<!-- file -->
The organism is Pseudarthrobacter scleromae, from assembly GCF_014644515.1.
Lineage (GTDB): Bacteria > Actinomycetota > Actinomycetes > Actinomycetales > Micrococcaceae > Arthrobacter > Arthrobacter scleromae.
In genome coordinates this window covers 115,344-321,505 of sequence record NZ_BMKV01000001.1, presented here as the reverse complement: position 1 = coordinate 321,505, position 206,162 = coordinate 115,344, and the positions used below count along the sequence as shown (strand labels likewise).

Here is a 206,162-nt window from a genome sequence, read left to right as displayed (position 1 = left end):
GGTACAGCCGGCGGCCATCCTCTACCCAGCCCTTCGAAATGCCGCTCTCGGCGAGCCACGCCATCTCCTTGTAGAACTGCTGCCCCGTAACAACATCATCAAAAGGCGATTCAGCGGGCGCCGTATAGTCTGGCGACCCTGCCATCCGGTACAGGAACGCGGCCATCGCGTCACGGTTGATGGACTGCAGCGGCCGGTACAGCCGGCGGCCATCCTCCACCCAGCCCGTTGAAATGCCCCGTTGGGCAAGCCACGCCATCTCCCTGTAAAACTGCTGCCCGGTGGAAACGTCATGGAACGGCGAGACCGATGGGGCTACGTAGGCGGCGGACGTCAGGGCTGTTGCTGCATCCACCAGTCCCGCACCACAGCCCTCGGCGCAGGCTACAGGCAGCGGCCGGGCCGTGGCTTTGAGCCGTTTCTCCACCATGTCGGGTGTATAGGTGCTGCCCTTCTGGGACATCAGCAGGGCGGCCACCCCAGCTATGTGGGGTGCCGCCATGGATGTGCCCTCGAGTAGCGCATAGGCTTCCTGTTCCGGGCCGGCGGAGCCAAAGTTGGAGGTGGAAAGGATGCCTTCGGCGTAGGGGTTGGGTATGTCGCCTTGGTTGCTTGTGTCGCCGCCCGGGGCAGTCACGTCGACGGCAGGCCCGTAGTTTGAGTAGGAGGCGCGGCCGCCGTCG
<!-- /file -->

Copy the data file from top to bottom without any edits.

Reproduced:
The organism is Pseudarthrobacter scleromae, from assembly GCF_014644515.1.
Lineage (GTDB): Bacteria > Actinomycetota > Actinomycetes > Actinomycetales > Micrococcaceae > Arthrobacter > Arthrobacter scleromae.
In genome coordinates this window covers 115,344-321,505 of sequence record NZ_BMKV01000001.1, presented here as the reverse complement: position 1 = coordinate 321,505, position 206,162 = coordinate 115,344, and the positions used below count along the sequence as shown (strand labels likewise).

Here is a 206,162-nt window from a genome sequence, read left to right as displayed (position 1 = left end):
GGTACAGCCGGCGGCCATCCTCTACCCAGCCCTTCGAAATGCCGCTCTCGGCGAGCCACGCCATCTCCTTGTAGAACTGCTGCCCCGTAACAACATCATCAAAAGGCGATTCAGCGGGCGCCGTATAGTCTGGCGACCCTGCCATCCGGTACAGGAACGCGGCCATCGCGTCACGGTTGATGGACTGCAGCGGCCGGTACAGCCGGCGGCCATCCTCCACCCAGCCCGTTGAAATGCCCCGTTGGGCAAGCCACGCCATCTCCCTGTAAAACTGCTGCCCGGTGGAAACGTCATGGAACGGCGAGACCGATGGGGCTACGTAGGCGGCGGACGTCAGGGCTGTTGCTGCATCCACCAGTCCCGCACCACAGCCCTCGGCGCAGGCTACAGGCAGCGGCCGGGCCGTGGCTTTGAGCCGTTTCTCCACCATGTCGGGTGTATAGGTGCTGCCCTTCTGGGACATCAGCAGGGCGGCCACCCCAGCTATGTGGGGTGCCGCCATGGATGTGCCCTCGAGTAGCGCATAGGCTTCCTGTTCCGGGCCGGCGGAGCCAAAGTTGGAGGTGGAAAGGATGCCTTCGGCGTAGGGGTTGGGTATGTCGCCTTGGTTGCTTGTGTCGCCGCCCGGGGCAGTCACGTCGACGGCAGGCCCGTAGTTTGAGTAGGAGGCGCGGCCGCCGTCG